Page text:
Brussels’ Ruling: Amazon-Luxembourg Tax Deals Illegal

Written by | Tuesday, January 20th, 2015

The European Union announced on Friday (16 January) that the tax deals between the Internet shipping giant, Amazon, and Luxembourg were illegal saying that “preliminary view is that the tax ruling… by Luxembourg in favor of Amazon constitutes state aid”. Illegal tax breaks provided by the government of Luxembourg have brought EU Commission President, Jean-Claude Juncker, back in the spotlight over deals that were made during his term as the duchy’s prime minister.

The preliminary findings into the contracts between Amazon and the duchy were the latest in a more extensive probe by the EU into “sweetheart” tax contracts between major global corporations and some countries. Similar tax agreements are widespread and often legal, constituting tax avoidance rather than tax evasion, which is illegal. The Amazon’s case follows last year’s “Luxleaks” scandal which pointed to the problem of tax breaks granted by Luxembourg’s government during Mr Juncker’s term to many big companies. The official statement revealed that the Commission is concerned at this stage about the compatibility of this ruling with the EU internal market rules, which are supposed to guarantee a level playing field for firms and to protect consumers.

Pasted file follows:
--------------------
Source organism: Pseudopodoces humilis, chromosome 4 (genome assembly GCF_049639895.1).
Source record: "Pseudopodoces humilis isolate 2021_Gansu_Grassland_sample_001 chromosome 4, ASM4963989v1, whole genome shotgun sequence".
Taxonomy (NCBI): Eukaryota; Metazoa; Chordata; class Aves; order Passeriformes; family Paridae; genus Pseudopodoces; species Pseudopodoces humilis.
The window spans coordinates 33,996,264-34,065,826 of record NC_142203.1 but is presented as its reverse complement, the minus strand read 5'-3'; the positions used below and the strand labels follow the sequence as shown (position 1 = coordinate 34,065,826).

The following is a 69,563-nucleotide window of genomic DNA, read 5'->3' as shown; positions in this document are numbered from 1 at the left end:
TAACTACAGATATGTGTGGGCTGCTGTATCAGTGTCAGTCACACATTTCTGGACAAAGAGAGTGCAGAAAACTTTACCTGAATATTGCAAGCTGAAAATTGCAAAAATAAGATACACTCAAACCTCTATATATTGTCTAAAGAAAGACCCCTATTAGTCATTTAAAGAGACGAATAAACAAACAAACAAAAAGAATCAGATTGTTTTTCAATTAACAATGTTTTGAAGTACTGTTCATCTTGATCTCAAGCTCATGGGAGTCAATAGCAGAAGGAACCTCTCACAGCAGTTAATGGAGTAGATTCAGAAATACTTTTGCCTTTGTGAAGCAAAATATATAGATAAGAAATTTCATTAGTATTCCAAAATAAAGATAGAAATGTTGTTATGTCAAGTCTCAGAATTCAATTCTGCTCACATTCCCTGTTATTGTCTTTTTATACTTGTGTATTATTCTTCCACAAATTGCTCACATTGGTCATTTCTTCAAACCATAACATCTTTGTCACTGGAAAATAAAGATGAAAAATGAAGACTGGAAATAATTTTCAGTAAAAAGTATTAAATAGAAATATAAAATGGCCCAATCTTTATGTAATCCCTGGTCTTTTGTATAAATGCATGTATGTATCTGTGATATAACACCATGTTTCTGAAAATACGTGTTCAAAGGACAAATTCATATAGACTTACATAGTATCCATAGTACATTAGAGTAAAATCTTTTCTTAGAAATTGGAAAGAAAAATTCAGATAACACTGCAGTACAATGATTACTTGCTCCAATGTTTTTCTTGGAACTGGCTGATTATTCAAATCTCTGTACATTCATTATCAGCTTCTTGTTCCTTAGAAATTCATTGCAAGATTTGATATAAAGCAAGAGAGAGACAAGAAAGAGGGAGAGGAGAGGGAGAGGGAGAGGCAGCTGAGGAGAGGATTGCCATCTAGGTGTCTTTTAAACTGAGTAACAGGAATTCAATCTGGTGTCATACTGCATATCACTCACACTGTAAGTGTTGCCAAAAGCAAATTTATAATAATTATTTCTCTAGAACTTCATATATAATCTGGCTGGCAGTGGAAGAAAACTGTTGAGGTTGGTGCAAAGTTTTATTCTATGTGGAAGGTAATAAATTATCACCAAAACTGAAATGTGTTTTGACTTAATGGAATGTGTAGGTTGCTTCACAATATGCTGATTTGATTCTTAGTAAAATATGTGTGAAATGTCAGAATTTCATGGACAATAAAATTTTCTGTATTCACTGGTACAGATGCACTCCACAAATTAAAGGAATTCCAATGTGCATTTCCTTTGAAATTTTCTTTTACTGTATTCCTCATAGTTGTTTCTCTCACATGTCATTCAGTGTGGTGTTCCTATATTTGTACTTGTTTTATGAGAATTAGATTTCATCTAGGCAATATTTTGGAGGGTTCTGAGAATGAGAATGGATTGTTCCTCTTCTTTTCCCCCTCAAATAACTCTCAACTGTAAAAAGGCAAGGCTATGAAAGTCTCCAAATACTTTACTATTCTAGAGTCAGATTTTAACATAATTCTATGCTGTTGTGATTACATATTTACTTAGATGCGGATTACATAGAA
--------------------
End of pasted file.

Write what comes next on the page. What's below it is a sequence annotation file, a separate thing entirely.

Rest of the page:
Luxembourg, however, disagrees with the ruling saying that “the allegations of state-aid are without merit” promising that “it will be able to show that its tax arrangements were legitimate and afforded no unfair advantage.” The country was fully cooperating with the EU during the investigation and provided regulators with all the information and dossier requested. Brussels has started similar probes into the tax deals between U.S. tech giant Apple and Ireland, coffee-shop chain Starbucks with the Netherlands, and Italian car maker Fiat also with Luxembourg. If they are found illegal, the affected country would have to recover the amount provided in suspicious state aid, which is potentially a lot of money given the fact that some tax arrangements were concluded as early as five years ago.

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